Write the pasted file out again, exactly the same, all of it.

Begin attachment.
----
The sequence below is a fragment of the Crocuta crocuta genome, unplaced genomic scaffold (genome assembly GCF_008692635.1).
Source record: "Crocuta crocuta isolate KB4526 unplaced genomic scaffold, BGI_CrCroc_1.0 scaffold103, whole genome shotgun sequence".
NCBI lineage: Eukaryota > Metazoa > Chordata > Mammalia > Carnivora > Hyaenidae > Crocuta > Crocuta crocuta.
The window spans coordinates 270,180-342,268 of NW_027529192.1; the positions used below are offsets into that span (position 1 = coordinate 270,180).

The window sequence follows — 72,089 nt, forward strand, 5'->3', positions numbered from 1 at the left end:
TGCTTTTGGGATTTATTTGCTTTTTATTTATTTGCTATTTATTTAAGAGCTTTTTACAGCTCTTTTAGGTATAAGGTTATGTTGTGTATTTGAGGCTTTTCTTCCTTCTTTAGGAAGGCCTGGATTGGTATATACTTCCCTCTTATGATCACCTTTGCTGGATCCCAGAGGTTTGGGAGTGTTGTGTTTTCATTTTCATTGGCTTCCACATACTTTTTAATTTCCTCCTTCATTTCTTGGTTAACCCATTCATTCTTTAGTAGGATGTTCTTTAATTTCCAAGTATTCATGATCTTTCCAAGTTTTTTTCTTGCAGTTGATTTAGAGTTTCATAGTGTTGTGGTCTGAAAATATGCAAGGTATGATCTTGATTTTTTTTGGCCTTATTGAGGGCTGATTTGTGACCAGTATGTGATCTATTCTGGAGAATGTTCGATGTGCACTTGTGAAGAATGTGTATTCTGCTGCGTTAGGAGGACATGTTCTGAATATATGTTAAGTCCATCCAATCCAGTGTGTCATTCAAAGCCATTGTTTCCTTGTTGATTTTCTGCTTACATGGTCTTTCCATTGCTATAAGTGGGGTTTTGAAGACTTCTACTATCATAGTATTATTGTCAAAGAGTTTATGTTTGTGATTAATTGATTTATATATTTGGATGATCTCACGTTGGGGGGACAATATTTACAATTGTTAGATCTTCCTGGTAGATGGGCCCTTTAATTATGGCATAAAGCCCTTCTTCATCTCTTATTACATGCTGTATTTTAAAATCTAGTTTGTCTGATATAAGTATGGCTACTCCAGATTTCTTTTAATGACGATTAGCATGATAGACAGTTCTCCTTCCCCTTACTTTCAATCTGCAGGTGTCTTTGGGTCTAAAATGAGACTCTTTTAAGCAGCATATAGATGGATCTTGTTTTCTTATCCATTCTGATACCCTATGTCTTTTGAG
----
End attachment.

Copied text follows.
The sequence below is a fragment of the Crocuta crocuta genome, unplaced genomic scaffold (genome assembly GCF_008692635.1).
Source record: "Crocuta crocuta isolate KB4526 unplaced genomic scaffold, BGI_CrCroc_1.0 scaffold103, whole genome shotgun sequence".
NCBI lineage: Eukaryota > Metazoa > Chordata > Mammalia > Carnivora > Hyaenidae > Crocuta > Crocuta crocuta.
The window spans coordinates 270,180-342,268 of NW_027529192.1; the positions used below are offsets into that span (position 1 = coordinate 270,180).

The window sequence follows — 72,089 nt, forward strand, 5'->3', positions numbered from 1 at the left end:
TGCTTTTGGGATTTATTTGCTTTTTATTTATTTGCTATTTATTTAAGAGCTTTTTACAGCTCTTTTAGGTATAAGGTTATGTTGTGTATTTGAGGCTTTTCTTCCTTCTTTAGGAAGGCCTGGATTGGTATATACTTCCCTCTTATGATCACCTTTGCTGGATCCCAGAGGTTTGGGAGTGTTGTGTTTTCATTTTCATTGGCTTCCACATACTTTTTAATTTCCTCCTTCATTTCTTGGTTAACCCATTCATTCTTTAGTAGGATGTTCTTTAATTTCCAAGTATTCATGATCTTTCCAAGTTTTTTTCTTGCAGTTGATTTAGAGTTTCATAGTGTTGTGGTCTGAAAATATGCAAGGTATGATCTTGATTTTTTTTGGCCTTATTGAGGGCTGATTTGTGACCAGTATGTGATCTATTCTGGAGAATGTTCGATGTGCACTTGTGAAGAATGTGTATTCTGCTGCGTTAGGAGGACATGTTCTGAATATATGTTAAGTCCATCCAATCCAGTGTGTCATTCAAAGCCATTGTTTCCTTGTTGATTTTCTGCTTACATGGTCTTTCCATTGCTATAAGTGGGGTTTTGAAGACTTCTACTATCATAGTATTATTGTCAAAGAGTTTATGTTTGTGATTAATTGATTTATATATTTGGATGATCTCACGTTGGGGGGACAATATTTACAATTGTTAGATCTTCCTGGTAGATGGGCCCTTTAATTATGGCATAAAGCCCTTCTTCATCTCTTATTACATGCTGTATTTTAAAATCTAGTTTGTCTGATATAAGTATGGCTACTCCAGATTTCTTTTAATGACGATTAGCATGATAGACAGTTCTCCTTCCCCTTACTTTCAATCTGCAGGTGTCTTTGGGTCTAAAATGAGACTCTTTTAAGCAGCATATAGATGGATCTTGTTTTCTTATCCATTCTGATACCCTATGTCTTTTGAG